Mortgage rules may slow home renovations in 2011

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Recent regulatory changes that tightened loan rules for refinancing may also make it harder for residents to renovate their homes, which could accentuate expected slowdowns in the market.

The Calgary Herald reports a study by economist Adrienne Warren, of the Bank of Nova Scotia, found that the country has been in the midst of a home renovation boom, which has been a significant portion of the housing market.

But that growth will soon slow down. Most renovation projects take place during the first three years after someone buys a home, and the 2007 peak in home sales is now further in the past, meaning the number of projects will be fading. That, along with tighter mortgage rules, could impact job growth.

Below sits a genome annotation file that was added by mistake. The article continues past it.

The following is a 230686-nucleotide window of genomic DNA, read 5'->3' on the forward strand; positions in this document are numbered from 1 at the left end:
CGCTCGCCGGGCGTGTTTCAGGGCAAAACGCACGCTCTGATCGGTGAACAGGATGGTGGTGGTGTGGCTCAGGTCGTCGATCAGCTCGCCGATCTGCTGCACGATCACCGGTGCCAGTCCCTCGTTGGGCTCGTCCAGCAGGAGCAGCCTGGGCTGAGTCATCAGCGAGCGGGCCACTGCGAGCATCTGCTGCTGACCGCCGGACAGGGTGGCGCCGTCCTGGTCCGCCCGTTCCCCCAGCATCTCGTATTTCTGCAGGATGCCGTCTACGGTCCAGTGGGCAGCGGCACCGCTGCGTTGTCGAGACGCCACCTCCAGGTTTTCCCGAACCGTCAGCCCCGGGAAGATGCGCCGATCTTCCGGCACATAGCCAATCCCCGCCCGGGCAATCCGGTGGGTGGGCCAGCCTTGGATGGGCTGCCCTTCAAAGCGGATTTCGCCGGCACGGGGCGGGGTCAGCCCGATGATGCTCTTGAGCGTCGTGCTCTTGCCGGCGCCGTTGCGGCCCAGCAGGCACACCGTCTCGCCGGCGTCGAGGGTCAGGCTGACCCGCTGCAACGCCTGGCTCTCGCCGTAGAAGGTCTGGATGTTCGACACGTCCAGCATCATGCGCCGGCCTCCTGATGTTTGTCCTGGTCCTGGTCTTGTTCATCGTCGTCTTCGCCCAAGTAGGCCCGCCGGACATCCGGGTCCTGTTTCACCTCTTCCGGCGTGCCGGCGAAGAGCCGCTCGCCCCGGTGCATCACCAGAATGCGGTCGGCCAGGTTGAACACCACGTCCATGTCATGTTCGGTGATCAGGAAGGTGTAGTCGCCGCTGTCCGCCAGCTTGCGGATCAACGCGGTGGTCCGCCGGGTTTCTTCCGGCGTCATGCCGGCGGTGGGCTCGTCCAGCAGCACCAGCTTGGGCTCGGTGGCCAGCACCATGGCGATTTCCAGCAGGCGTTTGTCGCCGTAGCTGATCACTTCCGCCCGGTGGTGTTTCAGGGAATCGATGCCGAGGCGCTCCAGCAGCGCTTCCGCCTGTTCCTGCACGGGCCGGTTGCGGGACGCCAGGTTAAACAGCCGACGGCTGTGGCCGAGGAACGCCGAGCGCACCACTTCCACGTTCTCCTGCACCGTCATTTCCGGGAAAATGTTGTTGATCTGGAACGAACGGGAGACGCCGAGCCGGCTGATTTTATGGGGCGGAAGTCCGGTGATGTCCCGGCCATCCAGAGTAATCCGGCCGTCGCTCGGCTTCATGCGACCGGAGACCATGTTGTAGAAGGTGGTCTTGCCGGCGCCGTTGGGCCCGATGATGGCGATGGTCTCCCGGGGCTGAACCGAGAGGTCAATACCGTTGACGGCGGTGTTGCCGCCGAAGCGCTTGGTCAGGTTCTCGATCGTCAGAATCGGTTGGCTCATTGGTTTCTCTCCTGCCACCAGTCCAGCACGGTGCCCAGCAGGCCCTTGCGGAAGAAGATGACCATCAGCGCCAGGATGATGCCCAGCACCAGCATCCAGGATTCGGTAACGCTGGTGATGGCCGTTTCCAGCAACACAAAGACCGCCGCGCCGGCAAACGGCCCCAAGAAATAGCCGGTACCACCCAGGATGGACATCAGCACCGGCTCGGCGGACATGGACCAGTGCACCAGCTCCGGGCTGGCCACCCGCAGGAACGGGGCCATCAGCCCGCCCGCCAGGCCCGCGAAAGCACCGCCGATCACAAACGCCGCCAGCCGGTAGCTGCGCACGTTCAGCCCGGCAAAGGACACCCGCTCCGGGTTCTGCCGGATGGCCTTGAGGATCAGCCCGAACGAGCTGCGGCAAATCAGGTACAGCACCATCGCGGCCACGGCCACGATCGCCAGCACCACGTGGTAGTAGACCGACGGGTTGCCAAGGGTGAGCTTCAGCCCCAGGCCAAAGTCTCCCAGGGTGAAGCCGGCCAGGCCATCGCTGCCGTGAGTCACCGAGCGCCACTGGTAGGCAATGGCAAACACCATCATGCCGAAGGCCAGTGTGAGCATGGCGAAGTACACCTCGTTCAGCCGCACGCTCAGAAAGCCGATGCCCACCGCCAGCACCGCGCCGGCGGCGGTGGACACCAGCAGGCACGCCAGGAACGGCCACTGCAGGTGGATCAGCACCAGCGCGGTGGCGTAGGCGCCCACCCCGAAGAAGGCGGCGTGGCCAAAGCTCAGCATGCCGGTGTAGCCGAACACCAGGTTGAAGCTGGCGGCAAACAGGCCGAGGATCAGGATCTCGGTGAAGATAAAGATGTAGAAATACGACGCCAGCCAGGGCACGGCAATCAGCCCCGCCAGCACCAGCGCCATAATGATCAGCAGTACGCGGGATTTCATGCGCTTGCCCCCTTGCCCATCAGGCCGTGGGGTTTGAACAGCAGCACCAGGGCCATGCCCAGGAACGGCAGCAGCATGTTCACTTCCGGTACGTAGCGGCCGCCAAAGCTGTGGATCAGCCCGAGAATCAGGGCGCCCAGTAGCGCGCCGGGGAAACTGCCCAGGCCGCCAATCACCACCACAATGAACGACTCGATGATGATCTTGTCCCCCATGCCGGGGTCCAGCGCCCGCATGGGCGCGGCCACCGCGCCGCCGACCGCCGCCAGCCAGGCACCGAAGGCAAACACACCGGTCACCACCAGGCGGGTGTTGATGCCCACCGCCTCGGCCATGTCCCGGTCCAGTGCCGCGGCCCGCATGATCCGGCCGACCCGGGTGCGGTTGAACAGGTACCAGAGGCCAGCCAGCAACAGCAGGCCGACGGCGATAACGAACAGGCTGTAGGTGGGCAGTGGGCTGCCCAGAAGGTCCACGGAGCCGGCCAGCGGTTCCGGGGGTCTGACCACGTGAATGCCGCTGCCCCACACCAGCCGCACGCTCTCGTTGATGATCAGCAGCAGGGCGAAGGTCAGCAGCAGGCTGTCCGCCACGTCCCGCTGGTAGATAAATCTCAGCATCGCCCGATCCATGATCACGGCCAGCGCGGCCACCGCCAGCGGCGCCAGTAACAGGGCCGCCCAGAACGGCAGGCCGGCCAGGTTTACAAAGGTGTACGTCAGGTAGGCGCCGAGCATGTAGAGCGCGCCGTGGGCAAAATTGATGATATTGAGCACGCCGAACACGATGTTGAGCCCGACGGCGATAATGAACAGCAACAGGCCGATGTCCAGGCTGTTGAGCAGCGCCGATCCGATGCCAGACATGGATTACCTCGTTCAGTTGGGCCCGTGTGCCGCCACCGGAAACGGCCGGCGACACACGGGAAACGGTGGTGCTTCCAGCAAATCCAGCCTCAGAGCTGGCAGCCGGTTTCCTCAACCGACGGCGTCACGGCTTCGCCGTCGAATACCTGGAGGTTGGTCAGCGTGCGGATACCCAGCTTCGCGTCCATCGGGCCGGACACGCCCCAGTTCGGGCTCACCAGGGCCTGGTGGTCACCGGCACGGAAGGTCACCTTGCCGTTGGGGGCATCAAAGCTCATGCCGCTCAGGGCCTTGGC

"Less than 10 per cent of households are planning a major renovation, defined as costing $5,000 or more, in the coming year, compared with a peak of almost 18 per cent in mid-2009," Lai Sing Louie, regional economist in Calgary with the Canada Mortgage and Housing Corporation, told the paper.

According to data from the CMHC, the average amount of money spent on renovation projects in 2009 was more than $12,000.

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